EU slaps DR Congo officials with sanctions after anti-Kabila deaths

UN security police officers in action in DR Congo, December 2016. [MONUSCO/ Flickr]

The EU yesterday (12 December) imposed sanctions against seven top DR Congo security officials for their role in deadly clashes with protesters against President Joseph Kabila.

More than 50 people died in the September violence and European Union foreign ministers had warned in October they would act if Kabila showed no sign of leaving office when his term ends on 19 December.

Ministers decided “to impose restrictive measures against the seven individuals who hold positions of authority in the chain of command over the Congolese security forces which have exercised a disproportionate use of force”, a statement said.

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Kinshasa immediately slammed the sanctions as both illegal and “imperial”.

“(These sanctions) are illegal because they are a sort of imperial law that is at odds with international law. The DRC, a non-European country, condemns them and intends to take action against them,” said government spokesman Lambert Mende.

Last week, the New York-based Human Rights Watch demanded the EU act before it was too late.

“President Kabila and Congolese officials need to be sent a strong message that violating the rights of the Congolese people is costly for those responsible,” said Ida Sawyer, senior Africa researcher at Human Rights Watch. “Acting now to help prevent the situation in Congo from spiraling out of control will be critical to stability, the rule of law, and respect for fundamental human rights in Congo and throughout the region.”

“Imposing targeted sanctions on senior officials, especially before 19 December, could help walk Congo back from the brink and deter further violent repression,” said Georges Kapiamba, president of the Congolese Association for Access to Justice (ACAJ). “Such action would show that with each passing day, the consequences for the government will be greater.”

Today’s steps do indeed include travel bans and asset freezes.

The seven include two Kabila allies: army commander Major General Gabriel Amisi Kumba and former inspector of police General John Numbi, who have previously been sanctioned by the United States.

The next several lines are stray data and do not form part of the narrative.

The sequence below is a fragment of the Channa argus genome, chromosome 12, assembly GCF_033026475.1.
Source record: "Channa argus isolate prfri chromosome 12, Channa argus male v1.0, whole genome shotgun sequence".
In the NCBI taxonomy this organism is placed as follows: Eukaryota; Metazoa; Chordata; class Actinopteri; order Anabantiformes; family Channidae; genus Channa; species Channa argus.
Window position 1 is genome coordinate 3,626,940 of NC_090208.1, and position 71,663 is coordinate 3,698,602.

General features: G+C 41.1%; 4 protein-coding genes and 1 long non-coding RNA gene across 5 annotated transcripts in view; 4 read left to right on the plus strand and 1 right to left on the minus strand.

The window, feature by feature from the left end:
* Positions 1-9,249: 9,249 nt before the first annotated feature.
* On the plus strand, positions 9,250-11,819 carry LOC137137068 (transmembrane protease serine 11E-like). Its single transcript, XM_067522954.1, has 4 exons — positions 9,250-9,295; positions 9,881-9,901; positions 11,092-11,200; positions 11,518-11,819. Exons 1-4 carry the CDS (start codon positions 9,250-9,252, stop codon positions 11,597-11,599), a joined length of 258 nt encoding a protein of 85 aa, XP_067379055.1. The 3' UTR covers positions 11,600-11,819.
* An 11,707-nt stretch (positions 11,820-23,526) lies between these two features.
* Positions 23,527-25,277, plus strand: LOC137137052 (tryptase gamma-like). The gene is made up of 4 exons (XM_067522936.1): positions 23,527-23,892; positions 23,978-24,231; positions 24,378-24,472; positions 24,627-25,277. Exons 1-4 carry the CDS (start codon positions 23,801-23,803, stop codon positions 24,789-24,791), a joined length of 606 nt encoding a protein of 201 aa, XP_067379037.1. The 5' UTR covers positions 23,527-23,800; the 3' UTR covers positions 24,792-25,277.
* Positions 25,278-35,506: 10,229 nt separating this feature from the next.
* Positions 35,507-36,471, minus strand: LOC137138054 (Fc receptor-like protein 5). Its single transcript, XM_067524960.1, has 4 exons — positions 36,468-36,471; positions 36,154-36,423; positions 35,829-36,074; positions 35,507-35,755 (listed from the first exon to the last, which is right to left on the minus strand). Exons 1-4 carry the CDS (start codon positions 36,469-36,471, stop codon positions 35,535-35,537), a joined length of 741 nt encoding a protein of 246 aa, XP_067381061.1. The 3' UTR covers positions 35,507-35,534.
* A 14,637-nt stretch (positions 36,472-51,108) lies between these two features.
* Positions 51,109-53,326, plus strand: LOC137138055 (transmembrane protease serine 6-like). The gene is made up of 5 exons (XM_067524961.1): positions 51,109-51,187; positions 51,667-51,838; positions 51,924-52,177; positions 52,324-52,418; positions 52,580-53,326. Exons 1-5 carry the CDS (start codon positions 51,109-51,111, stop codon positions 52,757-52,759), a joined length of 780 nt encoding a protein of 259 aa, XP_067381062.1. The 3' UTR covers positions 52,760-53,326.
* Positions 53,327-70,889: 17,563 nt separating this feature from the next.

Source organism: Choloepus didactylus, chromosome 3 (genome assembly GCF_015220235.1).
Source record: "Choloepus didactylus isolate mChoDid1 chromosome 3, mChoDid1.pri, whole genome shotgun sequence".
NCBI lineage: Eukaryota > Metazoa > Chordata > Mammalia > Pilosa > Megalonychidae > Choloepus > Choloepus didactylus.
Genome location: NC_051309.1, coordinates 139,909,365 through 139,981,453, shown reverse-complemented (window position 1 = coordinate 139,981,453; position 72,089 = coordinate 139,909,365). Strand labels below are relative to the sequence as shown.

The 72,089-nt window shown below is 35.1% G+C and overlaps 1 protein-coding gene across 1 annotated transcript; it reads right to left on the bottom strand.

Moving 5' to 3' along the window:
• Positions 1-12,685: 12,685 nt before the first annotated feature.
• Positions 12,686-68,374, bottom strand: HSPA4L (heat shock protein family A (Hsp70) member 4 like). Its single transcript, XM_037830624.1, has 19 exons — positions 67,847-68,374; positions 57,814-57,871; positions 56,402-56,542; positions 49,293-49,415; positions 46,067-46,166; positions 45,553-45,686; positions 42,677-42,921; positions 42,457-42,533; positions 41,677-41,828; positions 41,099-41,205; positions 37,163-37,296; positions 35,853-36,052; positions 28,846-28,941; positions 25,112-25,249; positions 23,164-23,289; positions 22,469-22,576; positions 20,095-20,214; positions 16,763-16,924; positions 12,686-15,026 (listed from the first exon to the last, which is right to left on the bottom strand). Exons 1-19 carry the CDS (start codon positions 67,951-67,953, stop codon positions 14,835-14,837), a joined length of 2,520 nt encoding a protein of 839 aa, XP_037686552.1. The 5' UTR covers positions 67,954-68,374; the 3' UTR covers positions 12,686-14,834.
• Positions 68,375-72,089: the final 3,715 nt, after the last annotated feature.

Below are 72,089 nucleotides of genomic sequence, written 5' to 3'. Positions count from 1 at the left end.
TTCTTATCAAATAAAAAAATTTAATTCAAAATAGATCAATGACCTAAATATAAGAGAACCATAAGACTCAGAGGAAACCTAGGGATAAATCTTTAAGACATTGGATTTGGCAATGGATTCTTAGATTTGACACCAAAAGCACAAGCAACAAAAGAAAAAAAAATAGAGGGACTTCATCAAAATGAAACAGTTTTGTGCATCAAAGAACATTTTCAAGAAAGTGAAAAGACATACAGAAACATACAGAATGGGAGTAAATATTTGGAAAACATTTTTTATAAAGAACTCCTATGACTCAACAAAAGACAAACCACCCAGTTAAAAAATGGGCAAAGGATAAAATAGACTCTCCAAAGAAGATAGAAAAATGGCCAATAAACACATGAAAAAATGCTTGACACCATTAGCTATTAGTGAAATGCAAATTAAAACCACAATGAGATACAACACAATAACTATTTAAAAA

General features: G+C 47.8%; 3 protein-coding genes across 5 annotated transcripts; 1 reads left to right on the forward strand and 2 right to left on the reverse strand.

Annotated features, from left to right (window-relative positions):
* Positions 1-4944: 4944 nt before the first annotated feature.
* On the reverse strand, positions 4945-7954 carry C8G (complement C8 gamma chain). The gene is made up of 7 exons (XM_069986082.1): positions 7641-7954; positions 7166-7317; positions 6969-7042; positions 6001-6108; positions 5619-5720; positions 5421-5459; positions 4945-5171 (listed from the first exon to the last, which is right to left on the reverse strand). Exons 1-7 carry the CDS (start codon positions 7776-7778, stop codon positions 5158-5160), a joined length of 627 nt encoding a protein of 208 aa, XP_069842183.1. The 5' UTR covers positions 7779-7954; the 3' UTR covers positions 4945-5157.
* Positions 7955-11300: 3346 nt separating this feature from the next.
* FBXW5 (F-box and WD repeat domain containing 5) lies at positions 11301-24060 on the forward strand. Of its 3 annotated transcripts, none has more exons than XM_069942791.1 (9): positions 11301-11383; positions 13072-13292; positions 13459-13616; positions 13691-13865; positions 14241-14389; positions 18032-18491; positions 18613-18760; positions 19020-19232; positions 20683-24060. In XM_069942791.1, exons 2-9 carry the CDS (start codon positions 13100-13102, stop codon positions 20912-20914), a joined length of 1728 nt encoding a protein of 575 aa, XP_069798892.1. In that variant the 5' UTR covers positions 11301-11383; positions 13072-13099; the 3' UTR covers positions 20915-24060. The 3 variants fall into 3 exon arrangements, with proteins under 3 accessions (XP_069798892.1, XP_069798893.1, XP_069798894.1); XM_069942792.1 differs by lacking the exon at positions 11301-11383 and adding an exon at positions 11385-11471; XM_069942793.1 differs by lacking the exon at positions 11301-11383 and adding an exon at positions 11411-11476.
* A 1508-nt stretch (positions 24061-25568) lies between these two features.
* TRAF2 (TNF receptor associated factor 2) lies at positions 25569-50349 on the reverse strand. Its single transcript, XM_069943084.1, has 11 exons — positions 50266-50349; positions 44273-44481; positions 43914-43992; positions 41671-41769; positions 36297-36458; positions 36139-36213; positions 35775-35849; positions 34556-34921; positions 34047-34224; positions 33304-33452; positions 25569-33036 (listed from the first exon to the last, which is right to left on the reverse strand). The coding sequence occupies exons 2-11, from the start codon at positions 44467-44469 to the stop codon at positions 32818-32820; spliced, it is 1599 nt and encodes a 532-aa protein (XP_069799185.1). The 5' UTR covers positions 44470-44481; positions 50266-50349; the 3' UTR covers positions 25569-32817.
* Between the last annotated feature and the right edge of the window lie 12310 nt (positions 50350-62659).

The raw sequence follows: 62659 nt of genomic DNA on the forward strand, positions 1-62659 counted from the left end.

The EU also listed Ilunga Kampete, head of the president’s Republican Guard; Ferdinand Ilunga Luyoyo, commander of the anti-riot squad; Celestin Kanyama, chief of the national police; Roger Kabelisa, in charge of the internal security services; and Delphin Kaimibi, who ran the military intelligence arm.

Tragedy in DR Congo: EU can help

As the EU considers imposing sanctions on DR Congo, massacres are spreading in the east. Tom Gillhespy calls for the international community to provide more support to local organisations working to prevent armed conflict.

The EU meanwhile said it would follow developments in DR Congo very closely and further sanctions “may be considered in the event of further violence or the political process being impeded”.

The 28-nation bloc also called on the government to cooperate with a “transparent and independent investigation” to bring those responsible for the violence to justice.

Last week, the Catholic Church launched “reconciliation talks” in an effort to broker a deal between the opposition and Kabila on holding new elections.

The EU wants polls and a new government to ensure stability in the DR Congo, a mineral-rich and strife-torn former Belgian colony that sits astride Africa’s strategic crossroads.

Kabila first took office in 2001 after the assassination of his father Laurent-Desire Kabila and a 2006 constitutional provision limited the presidency to two terms.